How Apple’s Curated User-Generated Content Boosts Engagement

Apple has had consistent success among consumers, with a particularly high affinity among millennials. In 2016 they were ranked the No. 1 millennial brand, according to a study conducted by Moosylvania. Apple is also the most valuable brand in the world, worth an estimated $154.1 billion.

User-generated content (UGC) is one powerful element of Apple’s content strategy that has contributed to their intense brand loyalty. It can be highly influential and valuable for your brand if you — like Apple has done — use it to craft curated content packages that draw consumers into personal narratives and emotional moments.

Apple has used other people’s stories to tell their own in a subtle and authentic way, and by taking their consumers’ UGC and using it as part of their brand story, they’ve shown how Apple products are an integral part of so many people’s lives. Using UGC can make consumers feel like they’re part of a wider, more valuable statement on their lifestyle choice for a few different reasons:

Since most UGC is displayed through social channels and websites, individuals who are featured, or want to be featured, in a brand’s campaign can all come together in one digital space. This creates high-quality engagement and positive interactions that more and more people will associate with your brand.

The popular hashtag #iPhoneonly was born from the “Shot on iPhone” campaigns but remains a staple of Apple’s social media presence because it allows device users to connect with each other and share their similar content in the same space.

In addition, sites like MacWorld and MacRumors are common spaces for Apple lovers to create and share content with each other. While Apple doesn’t typically use this content in their strategy, these sites are another way for users to boost the Apple brand through social interactions and word-of-mouth.

Apple has the type of brand loyalty that other companies dream of. A Statista study showed that they have a brand retention rate of 90%.

Part of this is because when someone sees their picture, video, tweet, or whatever it may be on a company’s website, it makes them feel like they’re part of that brand, like they’ve helped make it what it is, so they aren’t so quick to switch to another.

All of the elements of UGC relate to the psychological idea of social proof. People are more likely to trust your product when they see others who have purchased it and actively use it in their everyday lives. With nearly 70% of U.S. adults shopping online at least monthly, UGC is a way to reduce the level of risk a potential buyer sees in a product that they have yet to touch and feel themselves.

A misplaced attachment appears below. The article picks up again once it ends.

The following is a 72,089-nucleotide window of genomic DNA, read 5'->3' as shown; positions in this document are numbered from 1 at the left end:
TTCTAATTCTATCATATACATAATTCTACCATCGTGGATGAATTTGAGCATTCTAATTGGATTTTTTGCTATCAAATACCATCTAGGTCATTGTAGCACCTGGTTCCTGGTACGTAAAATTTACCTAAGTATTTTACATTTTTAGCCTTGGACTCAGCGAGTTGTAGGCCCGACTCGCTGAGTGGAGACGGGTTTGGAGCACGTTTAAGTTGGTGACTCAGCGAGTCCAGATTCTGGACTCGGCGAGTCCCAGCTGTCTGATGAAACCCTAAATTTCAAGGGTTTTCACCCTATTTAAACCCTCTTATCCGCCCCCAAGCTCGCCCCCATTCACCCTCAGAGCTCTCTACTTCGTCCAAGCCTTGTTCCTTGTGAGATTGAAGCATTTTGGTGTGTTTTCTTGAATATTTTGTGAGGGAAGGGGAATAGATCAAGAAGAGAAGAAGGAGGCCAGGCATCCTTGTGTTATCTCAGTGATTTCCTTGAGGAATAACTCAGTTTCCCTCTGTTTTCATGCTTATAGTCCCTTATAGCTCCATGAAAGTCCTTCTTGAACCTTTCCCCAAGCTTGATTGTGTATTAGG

Apple’s most recent marketing effort, “Shot on iPhone,” garnered more than 10,000 submissions from users all over the world, eager to be featured in an international ad campaign. These images and videos were used as a part of the iPhone 6 and iPhone 6 Plus releases, and gave people a chance to see the quality of the newest iPhone cameras before they had their hands on one.

The photos were featured on billboards worldwide, and you can see many of the videos in the World Gallery.

In another, more emotional “Shot on iPhone” advertisement titled “The Human Family,” the late poet laureate Maya Angelou narrates, emphasizing the sense of togetherness that exists within and between families worldwide — especially these families who captured their memories on an iPhone. Apple then carefully curated the content to create a highly emotional story that could reach widespread audiences, again integrating their consumers’ stories into their own branded story.


Now, who wouldn’t want to be part of such a brand experience after seeing content like this?

With the launch of the iPhone 7, Apple set out to resolve a highly discussed issue of the iPhone 6: the inability to capture high-quality images in low light. The iPhone 7 cameras were specifically designed to take better pictures in the dark; to demonstrate this to consumers, Apple commissioned both professional and amateur photographers and social media influencers to take pictures on their iPhones in low light and share them with their followers.

In this instance, Apple curated the provided UGC to prove the quality of the new cameras to their audience. The iPhone 6 cameras were touted as the best on the market when they came out as well, so allowing consumers to show each other that the iPhone 7 camera truly addressed their previous complaints was a great way for Apple to quietly build credibility and regain consumer trust in their product. People are more likely to believe other people rather than brands, and Apple isn’t afraid to capitalize on that.


Apple’s user-generated content has established their brand as honest, authentic, and human—something that can be quite difficult for a giant tech company to accomplish. When done right, UGC and curated UGC can be a powerful addition to your brand’s content, driving consumer engagement and awareness. “The best way to create engaging content is to get your customers involved in the content creation process,” says Cassandra Jowett, content marketing manager at Influitive. So maybe it’s time to get started on your own UGC campaign.

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